SpOT­light

The Weekend Australian - Magazine - - SOCIETY -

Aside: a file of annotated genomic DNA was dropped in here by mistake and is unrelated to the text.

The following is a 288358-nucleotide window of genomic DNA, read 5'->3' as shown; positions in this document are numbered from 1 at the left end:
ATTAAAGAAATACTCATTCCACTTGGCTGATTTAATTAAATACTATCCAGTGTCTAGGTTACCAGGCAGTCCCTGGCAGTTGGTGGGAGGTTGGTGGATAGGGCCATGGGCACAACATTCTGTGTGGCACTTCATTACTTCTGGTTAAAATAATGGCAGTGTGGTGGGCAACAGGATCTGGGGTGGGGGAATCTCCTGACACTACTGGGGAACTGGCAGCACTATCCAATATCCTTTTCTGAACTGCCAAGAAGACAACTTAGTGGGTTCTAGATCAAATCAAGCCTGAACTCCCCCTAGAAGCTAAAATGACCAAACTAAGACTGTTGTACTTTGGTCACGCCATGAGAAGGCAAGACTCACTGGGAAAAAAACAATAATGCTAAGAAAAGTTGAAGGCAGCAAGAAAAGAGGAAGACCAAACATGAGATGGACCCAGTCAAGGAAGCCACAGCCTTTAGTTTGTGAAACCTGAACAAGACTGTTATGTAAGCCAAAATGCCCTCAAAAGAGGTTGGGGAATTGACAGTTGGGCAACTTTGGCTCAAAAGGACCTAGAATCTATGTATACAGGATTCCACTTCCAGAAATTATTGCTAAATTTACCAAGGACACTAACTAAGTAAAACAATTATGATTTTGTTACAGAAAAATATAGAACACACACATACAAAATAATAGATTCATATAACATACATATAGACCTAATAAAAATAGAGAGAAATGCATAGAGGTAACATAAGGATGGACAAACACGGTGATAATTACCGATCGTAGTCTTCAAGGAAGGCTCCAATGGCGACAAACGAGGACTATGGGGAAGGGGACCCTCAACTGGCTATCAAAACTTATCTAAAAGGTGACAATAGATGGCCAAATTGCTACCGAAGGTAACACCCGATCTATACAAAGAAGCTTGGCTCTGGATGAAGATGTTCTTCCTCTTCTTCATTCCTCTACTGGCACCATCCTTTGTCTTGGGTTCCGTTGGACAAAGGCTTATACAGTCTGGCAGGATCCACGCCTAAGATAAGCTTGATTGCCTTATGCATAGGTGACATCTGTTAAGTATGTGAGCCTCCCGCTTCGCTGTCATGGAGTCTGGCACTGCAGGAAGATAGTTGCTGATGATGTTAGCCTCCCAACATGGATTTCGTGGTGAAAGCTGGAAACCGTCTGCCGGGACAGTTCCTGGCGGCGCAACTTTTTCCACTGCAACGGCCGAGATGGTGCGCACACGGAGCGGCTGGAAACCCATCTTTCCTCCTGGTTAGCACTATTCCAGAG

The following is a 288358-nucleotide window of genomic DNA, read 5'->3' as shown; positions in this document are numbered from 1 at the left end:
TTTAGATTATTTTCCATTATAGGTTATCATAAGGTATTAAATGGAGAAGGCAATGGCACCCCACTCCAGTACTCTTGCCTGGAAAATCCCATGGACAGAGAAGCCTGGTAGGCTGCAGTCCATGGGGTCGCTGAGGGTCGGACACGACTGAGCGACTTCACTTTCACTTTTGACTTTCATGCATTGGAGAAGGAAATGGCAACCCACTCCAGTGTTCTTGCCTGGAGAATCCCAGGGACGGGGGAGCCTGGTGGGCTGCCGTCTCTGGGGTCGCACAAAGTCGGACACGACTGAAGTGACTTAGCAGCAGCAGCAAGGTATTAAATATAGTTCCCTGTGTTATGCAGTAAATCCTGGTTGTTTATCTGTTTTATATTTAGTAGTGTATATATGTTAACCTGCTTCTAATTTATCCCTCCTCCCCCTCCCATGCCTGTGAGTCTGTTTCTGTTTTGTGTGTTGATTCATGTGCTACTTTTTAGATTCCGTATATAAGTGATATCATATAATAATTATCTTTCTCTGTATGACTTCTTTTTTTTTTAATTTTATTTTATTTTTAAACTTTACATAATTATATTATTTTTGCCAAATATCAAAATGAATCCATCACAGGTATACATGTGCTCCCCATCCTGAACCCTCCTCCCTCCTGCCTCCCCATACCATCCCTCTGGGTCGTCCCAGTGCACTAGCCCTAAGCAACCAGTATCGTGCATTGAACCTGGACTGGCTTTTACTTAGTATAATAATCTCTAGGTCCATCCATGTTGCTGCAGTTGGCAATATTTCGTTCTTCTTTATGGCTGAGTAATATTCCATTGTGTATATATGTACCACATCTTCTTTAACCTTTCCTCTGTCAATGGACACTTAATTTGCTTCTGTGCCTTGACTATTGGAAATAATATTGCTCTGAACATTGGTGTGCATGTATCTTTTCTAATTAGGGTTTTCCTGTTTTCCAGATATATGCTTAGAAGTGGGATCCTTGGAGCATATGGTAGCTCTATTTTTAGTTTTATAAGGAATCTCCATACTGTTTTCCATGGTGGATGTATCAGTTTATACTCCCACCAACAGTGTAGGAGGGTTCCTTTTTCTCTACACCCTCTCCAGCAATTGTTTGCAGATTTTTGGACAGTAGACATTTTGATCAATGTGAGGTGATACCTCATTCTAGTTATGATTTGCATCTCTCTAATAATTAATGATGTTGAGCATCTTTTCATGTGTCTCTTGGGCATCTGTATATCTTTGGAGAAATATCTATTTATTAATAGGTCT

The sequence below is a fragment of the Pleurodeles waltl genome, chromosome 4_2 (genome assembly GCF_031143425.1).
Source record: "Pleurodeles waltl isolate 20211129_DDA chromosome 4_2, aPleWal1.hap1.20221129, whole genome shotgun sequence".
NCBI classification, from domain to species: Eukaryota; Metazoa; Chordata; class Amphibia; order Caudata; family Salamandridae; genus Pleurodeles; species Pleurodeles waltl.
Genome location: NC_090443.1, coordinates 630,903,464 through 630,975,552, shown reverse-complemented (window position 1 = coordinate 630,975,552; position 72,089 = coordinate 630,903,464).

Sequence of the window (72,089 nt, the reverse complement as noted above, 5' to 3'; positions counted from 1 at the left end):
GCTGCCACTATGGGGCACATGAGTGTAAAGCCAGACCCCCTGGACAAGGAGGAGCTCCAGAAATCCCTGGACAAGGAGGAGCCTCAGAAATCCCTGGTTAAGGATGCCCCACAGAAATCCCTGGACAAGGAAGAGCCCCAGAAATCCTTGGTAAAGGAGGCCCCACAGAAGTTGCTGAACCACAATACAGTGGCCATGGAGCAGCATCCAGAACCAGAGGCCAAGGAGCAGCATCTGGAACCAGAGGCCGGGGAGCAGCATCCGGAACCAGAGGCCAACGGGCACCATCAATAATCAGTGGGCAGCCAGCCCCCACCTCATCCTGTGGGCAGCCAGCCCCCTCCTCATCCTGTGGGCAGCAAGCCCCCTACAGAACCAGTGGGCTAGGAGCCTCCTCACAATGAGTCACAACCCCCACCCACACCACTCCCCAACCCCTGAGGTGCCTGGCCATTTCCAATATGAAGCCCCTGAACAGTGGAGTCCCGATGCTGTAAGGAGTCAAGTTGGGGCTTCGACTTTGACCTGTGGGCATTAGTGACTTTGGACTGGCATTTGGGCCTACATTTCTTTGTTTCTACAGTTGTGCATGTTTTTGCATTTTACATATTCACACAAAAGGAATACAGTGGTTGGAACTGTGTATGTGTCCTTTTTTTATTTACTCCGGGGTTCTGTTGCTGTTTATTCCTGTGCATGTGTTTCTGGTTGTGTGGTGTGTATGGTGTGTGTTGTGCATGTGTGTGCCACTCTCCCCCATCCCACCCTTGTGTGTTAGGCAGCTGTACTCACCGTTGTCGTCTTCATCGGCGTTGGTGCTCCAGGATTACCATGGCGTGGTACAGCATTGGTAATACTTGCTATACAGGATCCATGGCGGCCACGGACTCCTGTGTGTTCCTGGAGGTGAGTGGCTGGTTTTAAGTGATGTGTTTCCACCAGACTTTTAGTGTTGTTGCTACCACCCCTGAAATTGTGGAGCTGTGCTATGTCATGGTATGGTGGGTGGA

Snakes on a hy­droplane They used to be a rare sight. Now Burmese pythons have a stran­gle­hold on Florida’s Ever­glades wilder­ness, dev­as­tat­ing the na­tive wildlife. The pythons, which av­er­age 2.7m long but can reach 5.5m, are pro­lific breed­ers and apex preda­tors, even known to take down al­li­ga­tors. “We’ve never seen any­thing like it. We’re see­ing a 99 per cent re­duc­tion in fur-bear­ing an­i­mals in Ever­glades Na­tional Park and sur­round­ing nat­u­ral ar­eas,” says Mike Kirk­land, man­ager of a lo­cal python erad­i­ca­tion pro­gram. “You’ll be hard-pressed to find a sin­gle squir­rel, rac­coon, pos­sum…” The pythons have been breed­ing in the Ever­glades since 2000, the re­sult of ex­otic pets be­ing dumped. Wildlife man­agers es­ti­mate the num­ber of snakes at be­tween 10,000 and 100,000 and last month, hunters caught and killed their 1000th Burmese python in 14 months. Says hunter Dusty Crum: “You used to see 20, 30, 40 rab­bits on any given morn­ing. I’ve only seen one since we started this pro­gram – and he looked scared.”

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